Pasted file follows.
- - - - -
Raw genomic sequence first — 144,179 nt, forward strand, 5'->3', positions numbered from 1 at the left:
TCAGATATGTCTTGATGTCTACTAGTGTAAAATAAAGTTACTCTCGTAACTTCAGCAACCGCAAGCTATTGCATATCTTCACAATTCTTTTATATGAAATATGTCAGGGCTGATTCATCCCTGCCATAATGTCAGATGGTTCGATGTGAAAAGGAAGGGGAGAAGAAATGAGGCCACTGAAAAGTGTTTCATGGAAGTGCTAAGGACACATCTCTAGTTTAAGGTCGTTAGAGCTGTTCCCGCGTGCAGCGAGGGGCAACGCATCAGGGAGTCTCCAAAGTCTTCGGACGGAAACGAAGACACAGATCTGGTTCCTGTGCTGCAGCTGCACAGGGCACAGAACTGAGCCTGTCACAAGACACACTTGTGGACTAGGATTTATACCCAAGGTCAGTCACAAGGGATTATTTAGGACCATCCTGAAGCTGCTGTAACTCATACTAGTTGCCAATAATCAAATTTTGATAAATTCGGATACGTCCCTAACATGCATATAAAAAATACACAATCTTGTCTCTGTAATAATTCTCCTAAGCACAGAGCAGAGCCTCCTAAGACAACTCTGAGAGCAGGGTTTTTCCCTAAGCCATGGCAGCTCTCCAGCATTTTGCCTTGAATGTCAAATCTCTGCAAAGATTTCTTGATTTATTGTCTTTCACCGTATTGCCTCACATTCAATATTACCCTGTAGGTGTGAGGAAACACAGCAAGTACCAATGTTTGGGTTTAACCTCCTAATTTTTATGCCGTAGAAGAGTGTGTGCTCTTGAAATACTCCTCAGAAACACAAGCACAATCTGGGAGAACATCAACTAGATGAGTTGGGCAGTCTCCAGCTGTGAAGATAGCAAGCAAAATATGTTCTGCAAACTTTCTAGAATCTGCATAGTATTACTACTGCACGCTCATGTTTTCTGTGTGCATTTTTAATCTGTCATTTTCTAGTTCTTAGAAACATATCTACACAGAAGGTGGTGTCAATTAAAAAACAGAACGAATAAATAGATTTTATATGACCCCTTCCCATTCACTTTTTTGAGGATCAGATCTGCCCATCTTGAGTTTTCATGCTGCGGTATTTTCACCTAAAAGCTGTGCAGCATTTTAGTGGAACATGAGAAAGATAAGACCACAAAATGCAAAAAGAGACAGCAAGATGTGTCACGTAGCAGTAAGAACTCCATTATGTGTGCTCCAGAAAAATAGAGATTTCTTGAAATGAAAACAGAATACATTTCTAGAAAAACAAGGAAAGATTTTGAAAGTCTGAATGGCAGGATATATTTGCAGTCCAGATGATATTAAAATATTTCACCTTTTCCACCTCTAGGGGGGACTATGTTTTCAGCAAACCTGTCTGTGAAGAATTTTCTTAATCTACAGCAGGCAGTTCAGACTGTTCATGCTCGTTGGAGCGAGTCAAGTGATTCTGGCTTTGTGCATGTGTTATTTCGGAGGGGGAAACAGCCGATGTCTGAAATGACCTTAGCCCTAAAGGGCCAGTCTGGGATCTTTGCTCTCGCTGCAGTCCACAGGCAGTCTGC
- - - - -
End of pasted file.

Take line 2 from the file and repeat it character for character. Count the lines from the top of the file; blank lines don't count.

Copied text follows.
TCAGATATGTCTTGATGTCTACTAGTGTAAAATAAAGTTACTCTCGTAACTTCAGCAACCGCAAGCTATTGCATATCTTCACAATTCTTTTATATGAAATATGTCAGGGCTGATTCATCCCTGCCATAATGTCAGATGGTTCGATGTGAAAAGGAAGGGGAGAAGAAATGAGGCCACTGAAAAGTGTTTCATGGAAGTGCTAAGGACACATCTCTAGTTTAAGGTCGTTAGAGCTGTTCCCGCGTGCAGCGAGGGGCAACGCATCAGGGAGTCTCCAAAGTCTTCGGACGGAAACGAAGACACAGATCTGGTTCCTGTGCTGCAGCTGCACAGGGCACAGAACTGAGCCTGTCACAAGACACACTTGTGGACTAGGATTTATACCCAAGGTCAGTCACAAGGGATTATTTAGGACCATCCTGAAGCTGCTGTAACTCATACTAGTTGCCAATAATCAAATTTTGATAAATTCGGATACGTCCCTAACATGCATATAAAAAATACACAATCTTGTCTCTGTAATAATTCTCCTAAGCACAGAGCAGAGCCTCCTAAGACAACTCTGAGAGCAGGGTTTTTCCCTAAGCCATGGCAGCTCTCCAGCATTTTGCCTTGAATGTCAAATCTCTGCAAAGATTTCTTGATTTATTGTCTTTCACCGTATTGCCTCACATTCAATATTACCCTGTAGGTGTGAGGAAACACAGCAAGTACCAATGTTTGGGTTTAACCTCCTAATTTTTATGCCGTAGAAGAGTGTGTGCTCTTGAAATACTCCTCAGAAACACAAGCACAATCTGGGAGAACATCAACTAGATGAGTTGGGCAGTCTCCAGCTGTGAAGATAGCAAGCAAAATATGTTCTGCAAACTTTCTAGAATCTGCATAGTATTACTACTGCACGCTCATGTTTTCTGTGTGCATTTTTAATCTGTCATTTTCTAGTTCTTAGAAACATATCTACACAGAAGGTGGTGTCAATTAAAAAACAGAACGAATAAATAGATTTTATATGACCCCTTCCCATTCACTTTTTTGAGGATCAGATCTGCCCATCTTGAGTTTTCATGCTGCGGTATTTTCACCTAAAAGCTGTGCAGCATTTTAGTGGAACATGAGAAAGATAAGACCACAAAATGCAAAAAGAGACAGCAAGATGTGTCACGTAGCAGTAAGAACTCCATTATGTGTGCTCCAGAAAAATAGAGATTTCTTGAAATGAAAACAGAATACATTTCTAGAAAAACAAGGAAAGATTTTGAAAGTCTGAATGGCAGGATATATTTGCAGTCCAGATGATATTAAAATATTTCACCTTTTCCACCTCTAGGGGGGACTATGTTTTCAGCAAACCTGTCTGTGAAGAATTTTCTTAATCTACAGCAGGCAGTTCAGACTGTTCATGCTCGTTGGAGCGAGTCAAGTGATTCTGGCTTTGTGCATGTGTTATTTCGGAGGGGGAAACAGCCGATGTCTGAAATGACCTTAGCCCTAAAGGGCCAGTCTGGGATCTTTGCTCTCGCTGCAGTCCACAGGCAGTCTGC